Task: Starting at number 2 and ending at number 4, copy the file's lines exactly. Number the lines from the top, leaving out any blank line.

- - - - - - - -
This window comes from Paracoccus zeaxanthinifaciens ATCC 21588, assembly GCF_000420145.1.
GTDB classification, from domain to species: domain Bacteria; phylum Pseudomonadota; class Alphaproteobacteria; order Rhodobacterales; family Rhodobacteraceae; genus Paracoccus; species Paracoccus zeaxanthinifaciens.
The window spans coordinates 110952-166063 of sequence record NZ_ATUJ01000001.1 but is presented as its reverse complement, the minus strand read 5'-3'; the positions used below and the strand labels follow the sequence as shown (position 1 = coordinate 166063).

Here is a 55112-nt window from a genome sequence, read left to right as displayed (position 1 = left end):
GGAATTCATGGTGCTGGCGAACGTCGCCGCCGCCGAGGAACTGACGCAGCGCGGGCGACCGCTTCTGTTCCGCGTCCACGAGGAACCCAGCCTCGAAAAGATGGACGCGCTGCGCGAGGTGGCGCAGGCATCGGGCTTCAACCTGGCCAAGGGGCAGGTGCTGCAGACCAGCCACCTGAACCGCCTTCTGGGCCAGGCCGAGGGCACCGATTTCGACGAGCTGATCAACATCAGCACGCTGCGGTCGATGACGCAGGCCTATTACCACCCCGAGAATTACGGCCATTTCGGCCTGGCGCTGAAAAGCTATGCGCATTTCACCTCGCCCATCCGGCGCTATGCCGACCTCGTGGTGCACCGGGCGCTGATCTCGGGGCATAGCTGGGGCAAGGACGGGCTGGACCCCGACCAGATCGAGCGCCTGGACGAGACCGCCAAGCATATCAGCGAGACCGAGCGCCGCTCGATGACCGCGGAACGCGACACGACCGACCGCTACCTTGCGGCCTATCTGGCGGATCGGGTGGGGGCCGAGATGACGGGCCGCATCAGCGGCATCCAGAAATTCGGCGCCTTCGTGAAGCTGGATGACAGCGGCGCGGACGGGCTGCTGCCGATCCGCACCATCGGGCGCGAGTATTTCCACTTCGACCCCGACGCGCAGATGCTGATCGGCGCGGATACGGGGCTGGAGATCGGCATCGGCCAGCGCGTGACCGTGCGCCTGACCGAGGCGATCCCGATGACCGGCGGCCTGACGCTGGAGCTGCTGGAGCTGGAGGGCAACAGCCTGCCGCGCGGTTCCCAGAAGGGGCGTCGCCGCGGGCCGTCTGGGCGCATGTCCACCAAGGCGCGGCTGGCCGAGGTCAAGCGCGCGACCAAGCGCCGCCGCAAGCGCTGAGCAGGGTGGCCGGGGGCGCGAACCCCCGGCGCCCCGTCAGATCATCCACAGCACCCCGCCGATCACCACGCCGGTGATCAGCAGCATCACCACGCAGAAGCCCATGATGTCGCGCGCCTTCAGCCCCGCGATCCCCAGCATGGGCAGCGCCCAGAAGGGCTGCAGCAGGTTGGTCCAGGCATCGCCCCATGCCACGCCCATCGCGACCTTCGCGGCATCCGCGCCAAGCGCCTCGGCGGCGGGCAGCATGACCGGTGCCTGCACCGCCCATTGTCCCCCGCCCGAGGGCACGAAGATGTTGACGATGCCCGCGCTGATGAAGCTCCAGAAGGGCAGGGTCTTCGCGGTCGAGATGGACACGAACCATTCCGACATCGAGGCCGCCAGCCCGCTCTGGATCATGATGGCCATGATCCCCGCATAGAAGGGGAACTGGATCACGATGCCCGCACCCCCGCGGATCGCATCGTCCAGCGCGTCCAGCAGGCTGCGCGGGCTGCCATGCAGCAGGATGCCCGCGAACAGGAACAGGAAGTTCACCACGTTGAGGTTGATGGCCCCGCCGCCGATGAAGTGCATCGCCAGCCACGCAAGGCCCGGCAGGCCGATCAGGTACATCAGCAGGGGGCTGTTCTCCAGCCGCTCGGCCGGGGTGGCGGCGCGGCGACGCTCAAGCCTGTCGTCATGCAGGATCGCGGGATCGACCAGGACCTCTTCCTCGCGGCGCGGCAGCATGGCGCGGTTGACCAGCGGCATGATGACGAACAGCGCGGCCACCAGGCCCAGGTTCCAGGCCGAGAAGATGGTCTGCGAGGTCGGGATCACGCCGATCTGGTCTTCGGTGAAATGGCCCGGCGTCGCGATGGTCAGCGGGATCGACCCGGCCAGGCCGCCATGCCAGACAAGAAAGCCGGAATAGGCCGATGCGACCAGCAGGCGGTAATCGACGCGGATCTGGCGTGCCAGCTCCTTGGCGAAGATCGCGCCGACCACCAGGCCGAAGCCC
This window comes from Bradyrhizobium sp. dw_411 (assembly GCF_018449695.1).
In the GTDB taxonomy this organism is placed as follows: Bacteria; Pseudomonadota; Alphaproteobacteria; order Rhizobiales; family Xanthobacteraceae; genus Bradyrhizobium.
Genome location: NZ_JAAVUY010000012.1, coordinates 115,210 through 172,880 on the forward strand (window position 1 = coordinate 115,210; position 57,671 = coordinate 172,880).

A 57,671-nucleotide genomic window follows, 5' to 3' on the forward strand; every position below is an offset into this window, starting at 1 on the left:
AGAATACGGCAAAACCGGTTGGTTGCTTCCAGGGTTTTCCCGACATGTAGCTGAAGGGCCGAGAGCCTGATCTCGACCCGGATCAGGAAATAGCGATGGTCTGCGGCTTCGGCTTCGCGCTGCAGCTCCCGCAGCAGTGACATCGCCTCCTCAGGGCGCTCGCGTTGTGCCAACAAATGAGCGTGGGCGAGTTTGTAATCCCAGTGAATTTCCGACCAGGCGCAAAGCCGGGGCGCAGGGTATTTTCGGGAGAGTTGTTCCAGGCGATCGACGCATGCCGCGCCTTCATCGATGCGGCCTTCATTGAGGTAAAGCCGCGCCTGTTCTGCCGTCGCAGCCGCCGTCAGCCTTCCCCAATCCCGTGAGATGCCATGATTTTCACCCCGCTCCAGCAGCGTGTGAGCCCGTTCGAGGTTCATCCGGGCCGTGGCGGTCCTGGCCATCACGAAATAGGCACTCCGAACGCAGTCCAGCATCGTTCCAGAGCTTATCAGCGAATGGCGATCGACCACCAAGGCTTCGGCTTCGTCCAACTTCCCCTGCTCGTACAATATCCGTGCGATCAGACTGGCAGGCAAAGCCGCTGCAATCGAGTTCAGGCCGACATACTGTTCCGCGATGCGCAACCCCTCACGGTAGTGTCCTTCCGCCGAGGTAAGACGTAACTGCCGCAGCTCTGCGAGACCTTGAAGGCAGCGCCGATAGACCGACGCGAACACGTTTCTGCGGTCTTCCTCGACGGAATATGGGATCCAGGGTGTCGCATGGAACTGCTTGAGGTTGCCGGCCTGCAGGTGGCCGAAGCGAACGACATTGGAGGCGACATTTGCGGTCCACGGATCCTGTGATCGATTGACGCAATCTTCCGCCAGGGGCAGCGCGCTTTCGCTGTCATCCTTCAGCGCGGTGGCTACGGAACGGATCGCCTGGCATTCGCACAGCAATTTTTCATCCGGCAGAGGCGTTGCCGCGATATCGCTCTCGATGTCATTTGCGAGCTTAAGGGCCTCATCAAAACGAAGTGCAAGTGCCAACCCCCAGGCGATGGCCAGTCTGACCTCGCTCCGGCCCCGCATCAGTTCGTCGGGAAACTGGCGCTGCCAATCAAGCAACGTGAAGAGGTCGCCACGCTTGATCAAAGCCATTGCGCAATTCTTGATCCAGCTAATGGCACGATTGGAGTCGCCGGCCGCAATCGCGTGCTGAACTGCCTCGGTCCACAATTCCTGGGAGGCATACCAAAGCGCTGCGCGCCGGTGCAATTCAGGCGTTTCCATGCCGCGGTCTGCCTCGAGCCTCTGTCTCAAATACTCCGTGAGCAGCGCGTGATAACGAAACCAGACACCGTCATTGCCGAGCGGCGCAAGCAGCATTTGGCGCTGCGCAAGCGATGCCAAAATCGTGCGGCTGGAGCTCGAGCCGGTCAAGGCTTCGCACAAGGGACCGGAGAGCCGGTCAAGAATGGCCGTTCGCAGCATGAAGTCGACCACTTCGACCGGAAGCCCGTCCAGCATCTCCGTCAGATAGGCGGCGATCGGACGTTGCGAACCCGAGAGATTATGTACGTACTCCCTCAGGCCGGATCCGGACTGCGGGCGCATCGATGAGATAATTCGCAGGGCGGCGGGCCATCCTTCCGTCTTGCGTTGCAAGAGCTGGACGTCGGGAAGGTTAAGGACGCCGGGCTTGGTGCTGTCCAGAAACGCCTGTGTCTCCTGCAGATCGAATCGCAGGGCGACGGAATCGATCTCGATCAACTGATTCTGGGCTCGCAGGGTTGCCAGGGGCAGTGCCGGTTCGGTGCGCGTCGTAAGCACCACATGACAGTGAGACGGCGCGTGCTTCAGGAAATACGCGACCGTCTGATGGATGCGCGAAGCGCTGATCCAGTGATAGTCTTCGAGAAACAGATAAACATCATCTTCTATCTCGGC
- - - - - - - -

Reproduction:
GTDB classification, from domain to species: domain Bacteria; phylum Pseudomonadota; class Alphaproteobacteria; order Rhodobacterales; family Rhodobacteraceae; genus Paracoccus; species Paracoccus zeaxanthinifaciens.
The window spans coordinates 110952-166063 of sequence record NZ_ATUJ01000001.1 but is presented as its reverse complement, the minus strand read 5'-3'; the positions used below and the strand labels follow the sequence as shown (position 1 = coordinate 166063).

Here is a 55112-nt window from a genome sequence, read left to right as displayed (position 1 = left end):